When new employees arrive, make your expectation for their attire clear as part of their onboarding training. For individuals, you may need to remind them of your policies in weekly or monthly manager review meetings.
Whenever you explain a policy, make sure people understand why it exists.
Social media etiquette
It’s pretty impossible to avoid social media. You may even encourage your team to participate in the company’s social marketing. However, it’s very important that they understand how to draw the line between personal posting and business.
The Society for Human Resources Management has a very good article on social media with resources on how to develop a social media policy.
They recommend your policy include:
- Exercise good judgment and common sense.
- Pause before posting.
- Not allow social networking to interrupt productivity.
- Be mindful of their privacy settings.
- Refrain from anonymity.
- Be polite and responsible.
- Be accountable and correct mistakes.
- Use disclaimers or speak in the first person to make it clear the opinions expressed are not those of their employer.
- Bring work-related complaints directly to HR, not through postings on social media sites or the Internet.
Make sure employees consider your customers when they post anything on the company page so they don’t put out information that might be offensive or reflect badly on the company.
By the way, if you have some social media fans on your staff and want to build an advocacy program, here’s a quick training program to get you started.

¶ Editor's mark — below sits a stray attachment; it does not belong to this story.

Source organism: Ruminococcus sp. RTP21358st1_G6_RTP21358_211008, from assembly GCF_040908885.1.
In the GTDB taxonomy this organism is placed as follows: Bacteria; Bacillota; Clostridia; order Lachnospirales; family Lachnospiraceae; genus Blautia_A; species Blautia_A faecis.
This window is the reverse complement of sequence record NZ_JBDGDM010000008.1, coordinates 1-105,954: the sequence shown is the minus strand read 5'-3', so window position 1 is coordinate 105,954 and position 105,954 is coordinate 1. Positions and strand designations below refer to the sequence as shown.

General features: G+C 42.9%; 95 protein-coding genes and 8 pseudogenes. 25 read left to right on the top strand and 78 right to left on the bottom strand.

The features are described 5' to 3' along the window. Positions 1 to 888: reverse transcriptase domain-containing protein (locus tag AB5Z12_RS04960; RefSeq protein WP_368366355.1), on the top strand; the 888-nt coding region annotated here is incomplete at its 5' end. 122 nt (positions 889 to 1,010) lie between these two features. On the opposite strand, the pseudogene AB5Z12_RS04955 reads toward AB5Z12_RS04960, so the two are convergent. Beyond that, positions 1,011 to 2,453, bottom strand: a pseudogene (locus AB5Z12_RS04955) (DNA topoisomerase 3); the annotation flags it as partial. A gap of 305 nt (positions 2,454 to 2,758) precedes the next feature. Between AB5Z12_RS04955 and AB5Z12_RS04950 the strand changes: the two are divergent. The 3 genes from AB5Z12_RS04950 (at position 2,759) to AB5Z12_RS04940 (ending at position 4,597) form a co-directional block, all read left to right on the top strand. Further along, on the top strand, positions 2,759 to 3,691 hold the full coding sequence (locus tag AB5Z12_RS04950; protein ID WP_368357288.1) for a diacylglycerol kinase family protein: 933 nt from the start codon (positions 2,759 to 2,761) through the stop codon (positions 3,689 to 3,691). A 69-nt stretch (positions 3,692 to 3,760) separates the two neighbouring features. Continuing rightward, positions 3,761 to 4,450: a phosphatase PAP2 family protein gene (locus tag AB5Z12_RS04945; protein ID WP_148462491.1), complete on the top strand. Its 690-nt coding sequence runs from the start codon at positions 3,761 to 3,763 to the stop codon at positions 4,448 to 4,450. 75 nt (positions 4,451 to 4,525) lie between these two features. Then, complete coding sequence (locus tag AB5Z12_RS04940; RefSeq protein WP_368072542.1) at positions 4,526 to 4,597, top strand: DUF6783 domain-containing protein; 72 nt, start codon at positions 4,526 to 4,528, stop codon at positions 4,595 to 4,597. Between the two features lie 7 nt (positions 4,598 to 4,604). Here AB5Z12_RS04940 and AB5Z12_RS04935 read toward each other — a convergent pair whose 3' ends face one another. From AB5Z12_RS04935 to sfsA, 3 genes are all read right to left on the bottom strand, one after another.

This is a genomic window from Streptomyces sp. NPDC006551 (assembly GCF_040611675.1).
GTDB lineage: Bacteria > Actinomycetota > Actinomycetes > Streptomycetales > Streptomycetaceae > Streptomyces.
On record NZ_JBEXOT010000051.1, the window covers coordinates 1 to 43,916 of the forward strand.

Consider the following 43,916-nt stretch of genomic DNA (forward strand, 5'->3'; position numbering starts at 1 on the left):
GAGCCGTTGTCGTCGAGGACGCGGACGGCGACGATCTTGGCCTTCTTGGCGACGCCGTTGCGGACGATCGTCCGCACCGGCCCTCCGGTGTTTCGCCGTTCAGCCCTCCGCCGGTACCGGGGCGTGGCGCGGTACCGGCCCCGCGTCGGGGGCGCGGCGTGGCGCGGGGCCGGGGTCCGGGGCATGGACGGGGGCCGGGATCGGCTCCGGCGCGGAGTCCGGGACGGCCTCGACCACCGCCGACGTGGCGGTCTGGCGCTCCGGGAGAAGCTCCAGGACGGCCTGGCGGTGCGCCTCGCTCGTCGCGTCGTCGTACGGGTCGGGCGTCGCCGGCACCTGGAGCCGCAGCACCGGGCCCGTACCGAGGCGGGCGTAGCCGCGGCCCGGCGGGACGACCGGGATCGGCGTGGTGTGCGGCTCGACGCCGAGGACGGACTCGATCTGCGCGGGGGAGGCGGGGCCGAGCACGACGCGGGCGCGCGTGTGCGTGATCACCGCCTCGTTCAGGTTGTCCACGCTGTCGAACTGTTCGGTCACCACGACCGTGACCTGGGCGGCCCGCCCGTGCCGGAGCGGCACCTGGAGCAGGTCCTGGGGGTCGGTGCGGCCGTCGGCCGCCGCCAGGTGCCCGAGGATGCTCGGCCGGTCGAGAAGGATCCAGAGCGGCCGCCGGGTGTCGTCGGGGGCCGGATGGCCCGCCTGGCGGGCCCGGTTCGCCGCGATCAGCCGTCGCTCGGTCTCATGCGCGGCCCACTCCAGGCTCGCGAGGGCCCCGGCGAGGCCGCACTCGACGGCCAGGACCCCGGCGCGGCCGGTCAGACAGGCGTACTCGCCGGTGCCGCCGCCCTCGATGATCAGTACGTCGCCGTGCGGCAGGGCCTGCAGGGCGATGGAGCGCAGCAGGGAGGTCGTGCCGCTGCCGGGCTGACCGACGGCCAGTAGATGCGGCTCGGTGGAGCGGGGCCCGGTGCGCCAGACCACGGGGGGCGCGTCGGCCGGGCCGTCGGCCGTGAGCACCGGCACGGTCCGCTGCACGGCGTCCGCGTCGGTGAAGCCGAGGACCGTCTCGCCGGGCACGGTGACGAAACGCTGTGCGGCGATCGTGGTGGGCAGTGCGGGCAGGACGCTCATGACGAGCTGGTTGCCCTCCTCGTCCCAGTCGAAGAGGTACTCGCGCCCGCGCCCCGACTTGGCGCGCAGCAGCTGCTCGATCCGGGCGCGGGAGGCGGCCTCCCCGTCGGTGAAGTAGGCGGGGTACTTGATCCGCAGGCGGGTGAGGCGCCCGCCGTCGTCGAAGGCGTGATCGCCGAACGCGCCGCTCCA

Knowing how to do business
Business offerings and services
It’s astonishing how many employees don’t know everything their company does. You might run a little experiment and poll your people about whom your company can help and under what situations.
To train employees on your offerings, focus on stories, especially case studies. Tell stories at your team meetings about how you helped specific customers.
Select tales that show the range of your offerings and capabilities. Ask employees to retell the stories at meetings so you can reinforce the message. You’ll find they retell stories to your customers as well, which is free marketing!
If storytelling seems intriguing, check out these additional resources from Park Howell’s The Business of Story Blog.
Employees need to know how to run your equipment, including vehicles, pricing guns, registers, office printers, etc. Look around at your machines and make sure that everyone knows how to use them.
Training people to use equipment usually follows an informal path:
- Describe how you’re going to use it, stress key safety factors.
- Demonstrate how you operate it, narrating as you go and stressing key safety factors.
- Demonstrate it as your trainee narrates your actions. Correct and add information where necessary.
- Ask the learner to operate the equipment with your advice and reminders.
- When ready, ask the trainee to operate the equipment with your supervision, but no reminders. At this time, ask the trainee to narrate his or her own actions.
- When ready, ask the trainee to operate the equipment alone and report back to you how it went or show you the outcome of the task.
You may go through this process quickly or over several sessions depending on how complex the machinery is and how comfortable your trainee feels. If this feels like a lot to remember, consider a tool to help you manage informal learning processes.
Each employee needs to learn how to use your company’s software. Most people can pick up email or timesheet applications quickly, but if you have project management software, customer resource management software, inventory software, or other sophisticated tools, you may need targeted training.